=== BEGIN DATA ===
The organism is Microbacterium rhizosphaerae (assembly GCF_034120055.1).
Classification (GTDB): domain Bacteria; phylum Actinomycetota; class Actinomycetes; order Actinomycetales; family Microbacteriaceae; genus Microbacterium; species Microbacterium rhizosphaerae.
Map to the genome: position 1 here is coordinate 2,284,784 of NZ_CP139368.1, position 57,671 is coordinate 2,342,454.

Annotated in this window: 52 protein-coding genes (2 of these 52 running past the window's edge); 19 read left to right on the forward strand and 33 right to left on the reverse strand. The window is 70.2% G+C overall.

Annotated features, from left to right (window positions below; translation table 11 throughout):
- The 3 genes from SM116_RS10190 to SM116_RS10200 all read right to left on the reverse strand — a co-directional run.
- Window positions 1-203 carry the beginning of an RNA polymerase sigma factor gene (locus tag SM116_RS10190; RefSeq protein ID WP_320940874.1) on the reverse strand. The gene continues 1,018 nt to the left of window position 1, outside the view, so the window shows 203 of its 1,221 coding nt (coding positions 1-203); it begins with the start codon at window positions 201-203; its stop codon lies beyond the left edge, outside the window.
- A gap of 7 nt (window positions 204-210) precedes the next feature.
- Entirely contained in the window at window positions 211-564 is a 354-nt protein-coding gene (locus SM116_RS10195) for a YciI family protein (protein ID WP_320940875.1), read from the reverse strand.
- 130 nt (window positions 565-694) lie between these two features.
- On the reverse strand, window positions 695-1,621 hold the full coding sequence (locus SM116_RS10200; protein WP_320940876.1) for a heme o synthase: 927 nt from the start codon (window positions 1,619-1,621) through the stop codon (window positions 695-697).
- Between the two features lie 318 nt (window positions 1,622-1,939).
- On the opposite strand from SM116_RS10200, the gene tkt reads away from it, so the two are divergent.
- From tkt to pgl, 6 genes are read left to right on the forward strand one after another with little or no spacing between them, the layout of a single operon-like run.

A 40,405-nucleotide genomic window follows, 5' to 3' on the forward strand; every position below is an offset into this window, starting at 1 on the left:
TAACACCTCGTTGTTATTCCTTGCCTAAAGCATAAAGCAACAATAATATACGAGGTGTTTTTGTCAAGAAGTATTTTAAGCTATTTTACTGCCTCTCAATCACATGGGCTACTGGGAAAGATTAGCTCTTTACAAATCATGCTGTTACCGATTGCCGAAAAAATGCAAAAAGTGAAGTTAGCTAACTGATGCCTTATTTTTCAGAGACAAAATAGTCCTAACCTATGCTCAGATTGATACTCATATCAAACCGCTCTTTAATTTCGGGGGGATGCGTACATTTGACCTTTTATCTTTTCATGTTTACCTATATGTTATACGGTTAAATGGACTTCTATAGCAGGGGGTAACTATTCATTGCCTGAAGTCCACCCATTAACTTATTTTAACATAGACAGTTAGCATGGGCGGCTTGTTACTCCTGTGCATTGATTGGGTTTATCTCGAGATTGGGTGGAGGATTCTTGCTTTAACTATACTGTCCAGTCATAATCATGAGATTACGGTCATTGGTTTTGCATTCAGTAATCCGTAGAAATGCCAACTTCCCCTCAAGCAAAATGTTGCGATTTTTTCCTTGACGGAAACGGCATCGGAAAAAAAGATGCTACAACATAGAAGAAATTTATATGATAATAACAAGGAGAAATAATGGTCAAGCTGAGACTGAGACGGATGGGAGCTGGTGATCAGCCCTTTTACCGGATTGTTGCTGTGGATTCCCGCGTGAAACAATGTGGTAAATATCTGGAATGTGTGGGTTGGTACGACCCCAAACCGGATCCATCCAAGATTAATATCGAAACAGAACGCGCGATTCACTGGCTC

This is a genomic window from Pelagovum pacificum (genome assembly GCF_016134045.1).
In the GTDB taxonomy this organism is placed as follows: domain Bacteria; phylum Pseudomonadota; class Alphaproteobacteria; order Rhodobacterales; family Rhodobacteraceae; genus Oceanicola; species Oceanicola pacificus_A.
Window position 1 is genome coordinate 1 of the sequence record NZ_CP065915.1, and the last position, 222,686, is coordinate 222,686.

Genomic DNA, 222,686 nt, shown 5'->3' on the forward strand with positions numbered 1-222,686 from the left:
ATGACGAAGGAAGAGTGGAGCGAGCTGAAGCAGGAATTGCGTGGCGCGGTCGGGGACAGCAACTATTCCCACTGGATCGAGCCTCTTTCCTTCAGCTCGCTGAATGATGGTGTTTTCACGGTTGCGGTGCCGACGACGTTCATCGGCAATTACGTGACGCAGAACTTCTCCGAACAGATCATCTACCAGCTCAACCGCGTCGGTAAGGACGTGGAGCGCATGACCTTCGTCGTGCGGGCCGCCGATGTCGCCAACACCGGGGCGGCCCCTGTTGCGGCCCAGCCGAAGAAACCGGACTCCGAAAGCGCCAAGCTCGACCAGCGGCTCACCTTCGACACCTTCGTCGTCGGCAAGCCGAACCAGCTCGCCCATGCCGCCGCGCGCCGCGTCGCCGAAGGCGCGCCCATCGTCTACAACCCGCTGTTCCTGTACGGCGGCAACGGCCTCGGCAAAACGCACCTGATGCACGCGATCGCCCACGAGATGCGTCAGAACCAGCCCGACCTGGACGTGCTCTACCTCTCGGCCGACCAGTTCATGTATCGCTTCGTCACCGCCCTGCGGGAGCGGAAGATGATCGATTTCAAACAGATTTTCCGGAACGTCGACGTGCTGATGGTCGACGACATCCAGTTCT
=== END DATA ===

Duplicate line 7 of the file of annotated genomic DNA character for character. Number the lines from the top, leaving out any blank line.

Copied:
- Window positions 1-203 carry the beginning of an RNA polymerase sigma factor gene (locus tag SM116_RS10190; RefSeq protein ID WP_320940874.1) on the reverse strand. The gene continues 1,018 nt to the left of window position 1, outside the view, so the window shows 203 of its 1,221 coding nt (coding positions 1-203); it begins with the start codon at window positions 201-203; its stop codon lies beyond the left edge, outside the window.